Special extras perform a specialty skill in the background, such as juggling, skateboarding, diving, fencing, playing a musical instrument, or horseback riding. Exactly the kinds of things that should be listed in the "Special Skills" section of the actor’s resume. None of the actions required from a special extra are dangerous or very involved, but they do require sufficient familiarity with a particular skill so that the action seems authentic.
Silent bit extras can interact with the principal actors in some way, usually by acting out some kind of physical exchange. Silent bit extras that appear in the same scene as one of the principal actors are more likely to have their filmed segments included in the movie or television productions final cut. As a silent bit extra, you dont make any more money than any other type of extra, but you may have a better shot at screen exposure.
You can work as an actor anywhere you live. Extra work done in movies, TV shows, industrial films, commercials, and music videos may be filmed anywhere, either in a studio or on location. When film productions travel to far-off locations, directors often hire the locals as extras and advertise in the newspapers to attract the applicants. If you happen to be in a location where a movie is being filmed, you can apply to work as an extra without going through an agency at all. To find out more about extra work in your area, contact your states film commission.
A stand-in is someone who has a similar height, build, and look of a major actor/actress. Instead of wasting the principal actors time by having him or her stand on the set while the camera and lighting crew adjusts the lighting and prepares the cameras, a stand-in is placed there instead. A stand-in just stands where the principal actor is going to stand while the crew makes sure that the lighting and camera angles are okay. If the scene involves walking or moving in any way, the director may ask the stand-in to move in the same way the actor will move during filming. If any shadows, echoes, or additional disturbances interfere with the scene, the director wants to find out about them ahead of time before calling the actors in. When the camera crew is ready, the stand-in walks off the set, and the principal comes in to do the actual filming. Stand-ins do get paid better than regular extras, and they have guaranteed work for as long as the filming takes place.
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A good procedure for getting registered with extras casting agencies is to call each agency ahead of time to learn of their designated hours for registration, what you must bring with you (usually you will just need two forms of identification: a drivers license and Social Security Card), and of course, any fees that might be charged.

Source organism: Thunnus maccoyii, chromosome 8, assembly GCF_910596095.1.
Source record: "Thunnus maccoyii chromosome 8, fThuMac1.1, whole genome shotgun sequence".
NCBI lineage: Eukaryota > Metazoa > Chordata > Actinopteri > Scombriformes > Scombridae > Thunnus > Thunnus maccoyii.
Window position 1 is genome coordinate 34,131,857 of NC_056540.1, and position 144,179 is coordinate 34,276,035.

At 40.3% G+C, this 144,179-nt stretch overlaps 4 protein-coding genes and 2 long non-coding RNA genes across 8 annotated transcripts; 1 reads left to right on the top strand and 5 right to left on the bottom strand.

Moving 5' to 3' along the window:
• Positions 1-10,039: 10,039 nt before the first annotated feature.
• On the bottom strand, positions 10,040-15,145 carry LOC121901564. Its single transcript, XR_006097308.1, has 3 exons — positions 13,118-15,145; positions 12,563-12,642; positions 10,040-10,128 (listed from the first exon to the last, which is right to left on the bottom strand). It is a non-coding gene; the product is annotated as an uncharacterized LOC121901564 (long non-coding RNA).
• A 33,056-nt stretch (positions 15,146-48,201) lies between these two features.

If you are non-union, most agencies will charge you a one-time registration fee ranging from $5 to $60. Illegitimate agencies have been known to want upwards of $300, and naturally you should stay away from anyone who wants that kind of money for this kind of work. This registration fee usually includes having your picture taken for the agencies files, in their own format, size, and/or style. Sometimes if you bring your own three-by-five color snapshot of yourself, your fee will be waived.
Also, some agencies withhold five percent of a non-union extras paycheck, as a service fee. If you are non-union, you will quickly see the benefits of belonging to a union. This service fee is another downside to experience until you can become a union member.
If you are a union member, you can never be charged a registration fee, as mandated by the Screen Actors Guild. However, some agencies get around this rule by imposing a small "picture fee," which is usually $5 to $15, but not more than this. More often than not, there are no fees for union members.
In Los Angeles, the pay rate for non-union extras is $46 a day, based on eight hours of work. Screen Actors Guild "general extra" wages, paid to extras who work on union films and television shows, are $95 per day, also based on eight hours (the rate increases by $5 every year on July 1 up until 2003, when a new agreement is negotiated). AFTRA wages for extras are $132 per eight hours of work on one-hour shows, and $85 per eight hours of work on half-hour shows. AFTRA, of course, covers television shows such as soap operas, game shows, and talk shows, which are shot on video and remain in a video format when aired.
Though these union rates may not seem tremendous, quite often shoots can run longer than eight hours, which will result in overtime. And in the event that you are released after only one or two hours, you still get paid for a minimum of eight hours work.